Auburn University Harrison School of Pharmacy

Auburn University Harrison School of Pharmacy


Tinia Harris: I’m very happy that I’m here
at Harrison School of Pharmacy. It’s really exciting and I’m learning a lot. Lori Hornsby: I think Auburn prides themselves
on working with individuals to help them develop not only as a professional but as an individual. Jared Johnson: There is an Auburn family and
it’s real. It’s a relationship that we have with each
other. It’s the kind of care that we give for our
patients and that’s what sets our pharmacists apart. [Music] Richard Hansen: Auburn is special because
when you come here right away you’re welcome by faculty by other students by our tremendous
staff. And there’s something special about that that
stays with you for the rest of your life. [Music] Johnson: The profession of pharmacy, is always
changing. Therefore, it is important for our curriculum to be evolving all the time. [Faculty speaking with students] Hansen: We really took the traditional pharmacy
curriculum and threw it out. Hornsby: When we were developing the new curriculum
we first wanted to start with, what is it that we want our pharmacist to be able to
do? Not just the knowledge that they need but
what are the skills that they need to practice once they graduate. Hence, Practice Ready Curriculum. [Sound of faculty and students talking] Johnson: Our students have contact with patients
in the community from the first day they step onto campus. Harris: The Pharmacy Practice Experience gives
you the opportunity to go out and see patients in the community. Hansen: Years ago the state identified a need,
where the Gulf Coast of Alabama, Florida and Mississippi did not have a sufficient number
of pharmacists to meet the needs of the communities. So we established the Mobile campus to help
produce graduates that would hopefully stay in that region to then provide care for that
population. [Faculty speaking to students] Brent Fox: In the Department of Health Outcomes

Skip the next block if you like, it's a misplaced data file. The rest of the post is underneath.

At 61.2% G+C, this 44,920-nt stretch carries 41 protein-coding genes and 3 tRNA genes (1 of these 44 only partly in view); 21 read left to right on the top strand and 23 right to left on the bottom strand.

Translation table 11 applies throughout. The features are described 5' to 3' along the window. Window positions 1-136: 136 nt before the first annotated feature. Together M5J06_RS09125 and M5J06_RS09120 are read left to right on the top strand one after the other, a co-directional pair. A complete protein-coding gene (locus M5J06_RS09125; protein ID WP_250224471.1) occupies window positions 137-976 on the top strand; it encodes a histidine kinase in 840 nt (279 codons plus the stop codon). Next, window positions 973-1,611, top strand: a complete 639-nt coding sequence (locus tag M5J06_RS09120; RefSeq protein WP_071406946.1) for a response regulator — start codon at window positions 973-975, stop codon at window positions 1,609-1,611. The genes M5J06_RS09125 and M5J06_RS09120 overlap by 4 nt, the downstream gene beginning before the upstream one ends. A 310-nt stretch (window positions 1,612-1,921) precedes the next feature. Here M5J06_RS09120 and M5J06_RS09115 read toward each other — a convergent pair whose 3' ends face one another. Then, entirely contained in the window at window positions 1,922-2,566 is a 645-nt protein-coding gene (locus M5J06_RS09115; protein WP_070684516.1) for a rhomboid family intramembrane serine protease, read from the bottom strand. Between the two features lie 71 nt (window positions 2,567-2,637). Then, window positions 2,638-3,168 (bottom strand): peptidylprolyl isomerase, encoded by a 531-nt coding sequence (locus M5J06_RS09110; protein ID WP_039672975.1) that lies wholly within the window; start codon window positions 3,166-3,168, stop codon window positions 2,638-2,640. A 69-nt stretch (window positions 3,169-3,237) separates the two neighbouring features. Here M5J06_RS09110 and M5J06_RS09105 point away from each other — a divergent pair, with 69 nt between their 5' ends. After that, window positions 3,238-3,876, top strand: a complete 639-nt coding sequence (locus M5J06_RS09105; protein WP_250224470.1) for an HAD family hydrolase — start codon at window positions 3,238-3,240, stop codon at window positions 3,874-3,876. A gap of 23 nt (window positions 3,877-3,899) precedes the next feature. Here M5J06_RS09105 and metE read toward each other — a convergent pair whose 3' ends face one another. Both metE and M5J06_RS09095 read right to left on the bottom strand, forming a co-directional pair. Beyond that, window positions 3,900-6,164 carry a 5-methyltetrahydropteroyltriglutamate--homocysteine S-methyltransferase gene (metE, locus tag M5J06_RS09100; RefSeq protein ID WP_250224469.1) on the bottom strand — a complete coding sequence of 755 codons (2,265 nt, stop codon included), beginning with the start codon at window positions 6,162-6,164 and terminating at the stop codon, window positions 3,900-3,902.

Research and Policy, our goal is to improve medication related outcomes by focusing on
patient level, provider level and system level factors that can influence medication use. [Sound of researchers in lab] Miranda Reed: Collaboration is very important
because the majority of us are specialized in our area and techniques. But in order to address a research hypothesis
or to develop a new drug you generally need a lot of different techniques. A lot of different methodologies and a lot
of different specialties. Ren Arranda: From day one having the opportunity
to jump in with my faculty members and start that research and progress through four years
of school really excited me. Reed: Pharm.D. students can also take advantage
of research resources at Auburn . As for the medicinal chemistry pharmaceutics and pharmacology
core curriculum, students can study areas of diseases including diabetes, cardiovascular
disease, oncology, neurodegenerative conditions as well as infectious diseases. [Student talks with patient] Hornsby: We have five clinical rotation regions. This is where our fourth-year students are
able to take all of the skills that they’ve developed over the first three years of the
curriculum and practice in a real-world setting. Arranda: We get a diverse view of what pharmacy
really looks like in the state of Alabama and the surrounding areas such as Florida and Tennessee
and Mississippi. Harris: And just being on the traditional
campus you get to meet a lot of new people. You have a little bit more in common with
because you’re closer to their age. Reed: I actually graduated from Auburn University
several years ago and. I absolutely love Auburn. I love the town I love the people I love the
traditions. Hansen: The best part of my job is seeing
students succeed. I absolutely love watching them go on and to do great
things. That makes me very proud. [Music]


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